This system is nice but I was highly irritated when I found out that the hard drives would only mount in a certain direction. Coming from someone who prides themself on clean cases, I was annoyed that the Ide cables and molex connectors would have to face the window, which would stop me from running them behind the hdd rack which significantly hides them. This is also a problem to those who have short powersupply cables as they must reach a considerable amount farther than on a conventional hard drive rack.
To test the performance of the SopranoRS100 and Thermaltakes provided frameless fan I would be pitting it against my reference generic case. The case had no extra cooling other than the cpu cooler, so this will demonstrate the effects of proper case cooling, to all those skeptics of whether a case can make a big difference in temperatures.
The test hardware will be a
• AMD Opteron 144 Overclocked to 2.4ghz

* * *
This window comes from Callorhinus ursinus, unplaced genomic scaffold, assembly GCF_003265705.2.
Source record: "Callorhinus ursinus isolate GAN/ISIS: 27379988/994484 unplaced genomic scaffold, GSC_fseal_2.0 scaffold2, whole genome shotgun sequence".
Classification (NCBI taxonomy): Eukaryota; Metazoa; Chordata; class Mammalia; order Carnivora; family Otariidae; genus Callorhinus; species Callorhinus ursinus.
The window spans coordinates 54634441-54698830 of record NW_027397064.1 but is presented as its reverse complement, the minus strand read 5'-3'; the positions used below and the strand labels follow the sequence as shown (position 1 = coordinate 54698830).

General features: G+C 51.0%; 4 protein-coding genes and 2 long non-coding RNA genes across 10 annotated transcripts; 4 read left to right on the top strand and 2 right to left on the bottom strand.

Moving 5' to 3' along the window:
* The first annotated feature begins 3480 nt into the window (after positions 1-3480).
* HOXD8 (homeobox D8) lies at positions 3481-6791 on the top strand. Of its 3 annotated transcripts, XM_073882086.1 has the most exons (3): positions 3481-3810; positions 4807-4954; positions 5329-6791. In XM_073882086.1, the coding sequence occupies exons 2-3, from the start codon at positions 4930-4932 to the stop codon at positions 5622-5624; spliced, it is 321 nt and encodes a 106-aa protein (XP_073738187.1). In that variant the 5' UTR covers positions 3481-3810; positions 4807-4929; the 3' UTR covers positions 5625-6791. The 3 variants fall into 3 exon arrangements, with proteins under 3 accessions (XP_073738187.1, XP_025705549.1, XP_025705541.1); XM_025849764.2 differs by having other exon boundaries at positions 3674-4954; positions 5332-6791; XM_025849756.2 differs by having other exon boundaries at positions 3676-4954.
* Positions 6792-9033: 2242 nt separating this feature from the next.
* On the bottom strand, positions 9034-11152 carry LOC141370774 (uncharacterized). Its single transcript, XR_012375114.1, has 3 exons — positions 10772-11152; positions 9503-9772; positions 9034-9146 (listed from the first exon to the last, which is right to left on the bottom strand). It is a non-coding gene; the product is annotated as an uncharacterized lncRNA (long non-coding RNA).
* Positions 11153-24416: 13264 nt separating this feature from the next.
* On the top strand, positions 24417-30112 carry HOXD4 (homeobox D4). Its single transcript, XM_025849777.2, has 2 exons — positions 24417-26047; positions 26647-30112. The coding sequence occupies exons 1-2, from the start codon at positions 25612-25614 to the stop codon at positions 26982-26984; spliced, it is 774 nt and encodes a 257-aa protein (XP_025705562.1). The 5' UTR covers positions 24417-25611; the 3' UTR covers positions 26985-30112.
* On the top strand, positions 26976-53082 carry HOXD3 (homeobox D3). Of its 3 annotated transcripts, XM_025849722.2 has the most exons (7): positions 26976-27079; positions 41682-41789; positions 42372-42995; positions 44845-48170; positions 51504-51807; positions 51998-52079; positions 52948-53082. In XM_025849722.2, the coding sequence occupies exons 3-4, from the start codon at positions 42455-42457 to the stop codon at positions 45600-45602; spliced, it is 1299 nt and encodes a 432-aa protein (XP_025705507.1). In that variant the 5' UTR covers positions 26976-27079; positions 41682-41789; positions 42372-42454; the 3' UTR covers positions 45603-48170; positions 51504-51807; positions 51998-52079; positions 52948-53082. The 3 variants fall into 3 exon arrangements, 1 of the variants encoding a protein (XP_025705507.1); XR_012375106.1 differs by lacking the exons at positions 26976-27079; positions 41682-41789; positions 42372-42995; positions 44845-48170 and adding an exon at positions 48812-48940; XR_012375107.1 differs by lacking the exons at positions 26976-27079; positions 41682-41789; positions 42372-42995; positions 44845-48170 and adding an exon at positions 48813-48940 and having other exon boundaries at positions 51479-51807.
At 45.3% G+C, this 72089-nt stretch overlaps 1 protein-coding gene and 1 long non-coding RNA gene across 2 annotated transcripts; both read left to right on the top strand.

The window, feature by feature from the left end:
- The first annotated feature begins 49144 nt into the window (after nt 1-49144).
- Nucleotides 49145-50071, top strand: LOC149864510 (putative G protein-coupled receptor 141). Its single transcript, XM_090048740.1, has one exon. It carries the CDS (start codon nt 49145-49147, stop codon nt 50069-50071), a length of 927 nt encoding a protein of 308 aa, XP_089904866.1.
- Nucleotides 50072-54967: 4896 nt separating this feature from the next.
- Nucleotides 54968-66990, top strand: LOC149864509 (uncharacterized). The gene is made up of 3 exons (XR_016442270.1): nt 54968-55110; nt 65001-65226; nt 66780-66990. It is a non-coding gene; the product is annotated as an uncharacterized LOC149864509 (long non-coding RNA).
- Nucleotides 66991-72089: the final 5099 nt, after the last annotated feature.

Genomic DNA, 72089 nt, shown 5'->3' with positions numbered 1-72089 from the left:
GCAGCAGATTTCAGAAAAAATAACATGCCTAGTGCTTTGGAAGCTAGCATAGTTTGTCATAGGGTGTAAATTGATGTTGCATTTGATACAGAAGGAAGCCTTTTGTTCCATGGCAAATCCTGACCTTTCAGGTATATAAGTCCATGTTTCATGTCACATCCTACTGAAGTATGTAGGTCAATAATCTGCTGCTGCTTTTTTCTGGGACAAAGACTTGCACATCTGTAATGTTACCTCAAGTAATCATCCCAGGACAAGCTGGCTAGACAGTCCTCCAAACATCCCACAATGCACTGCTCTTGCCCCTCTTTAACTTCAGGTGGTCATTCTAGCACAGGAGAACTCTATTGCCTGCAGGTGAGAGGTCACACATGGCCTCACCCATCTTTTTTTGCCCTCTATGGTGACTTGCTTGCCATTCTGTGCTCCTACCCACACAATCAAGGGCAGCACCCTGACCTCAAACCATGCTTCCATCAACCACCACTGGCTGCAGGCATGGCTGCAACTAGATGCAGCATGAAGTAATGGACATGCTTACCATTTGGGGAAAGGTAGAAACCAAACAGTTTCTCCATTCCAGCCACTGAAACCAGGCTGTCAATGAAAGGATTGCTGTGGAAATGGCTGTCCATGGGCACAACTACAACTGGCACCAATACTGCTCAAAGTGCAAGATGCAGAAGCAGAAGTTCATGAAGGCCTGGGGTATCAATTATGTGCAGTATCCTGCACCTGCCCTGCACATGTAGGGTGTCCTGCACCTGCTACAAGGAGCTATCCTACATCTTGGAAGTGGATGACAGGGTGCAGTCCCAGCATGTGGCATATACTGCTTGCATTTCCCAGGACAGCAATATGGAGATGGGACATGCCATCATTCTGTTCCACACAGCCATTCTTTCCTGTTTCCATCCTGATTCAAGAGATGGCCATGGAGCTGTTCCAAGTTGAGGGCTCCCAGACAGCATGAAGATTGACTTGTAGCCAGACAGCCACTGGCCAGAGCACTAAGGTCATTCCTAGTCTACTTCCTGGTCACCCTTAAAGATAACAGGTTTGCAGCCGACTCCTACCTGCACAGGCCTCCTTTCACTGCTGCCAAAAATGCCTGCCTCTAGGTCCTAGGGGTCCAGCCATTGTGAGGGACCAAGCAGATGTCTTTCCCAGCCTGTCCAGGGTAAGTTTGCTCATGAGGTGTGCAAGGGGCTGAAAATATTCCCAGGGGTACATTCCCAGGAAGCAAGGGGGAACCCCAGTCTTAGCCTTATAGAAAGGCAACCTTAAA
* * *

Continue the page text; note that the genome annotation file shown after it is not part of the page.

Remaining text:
• Asrock s939 Dual sataII Motherboard
• 2x512mb of Crucial DDR400 Ram
• XFX XXX 7600GT 256MB
• Seagate 250GB SataII Hard drive
• 2x Western Digital 80GB IDE Hard Drive
• LG 18x Dvd burner
• 52x Lite-on CD Burner
• Artic Cooling Freezer 64 Pro
• Thermaltake TR2 430 watt PSU
During installation the removable motherboard tray becomes extremely useful when you’re trying to line up the spacers and your motherboard. On the SopranoRS100 it’s only held on by 2 thumbscrews but still feels very secure when fastened to the chassis. Unfortunately like most cases the motherboard tray isn’t connected to the expansion slots or rear i/o (the only case that I’m aware that does this is the Lian Li V1000 but I’m still hoping to find another similar to it) so you must remove the expansion cards to actually remove the motherboard.
Now for a bit of a story, in which you’ll all probably laugh at me. When I was about to install the 5.25” drives I simply could not find the mounting hardware (I also couldn’t find any screws for anything, but found them stashed away behind the hdd rack) and was really starting to get frustrated. How could Thermaltake send me a case that I couldn’t mount my drives in? Well they didn’t, I’m just a moron. After searching through all the packaging for 15 minutes I decided I’d take of the 5.25” cover and see if there was some other way to mount it. To my surprise (and embarrassment) the rails for the 5.25” bays are quite intriguingly attached to the backs of the covers.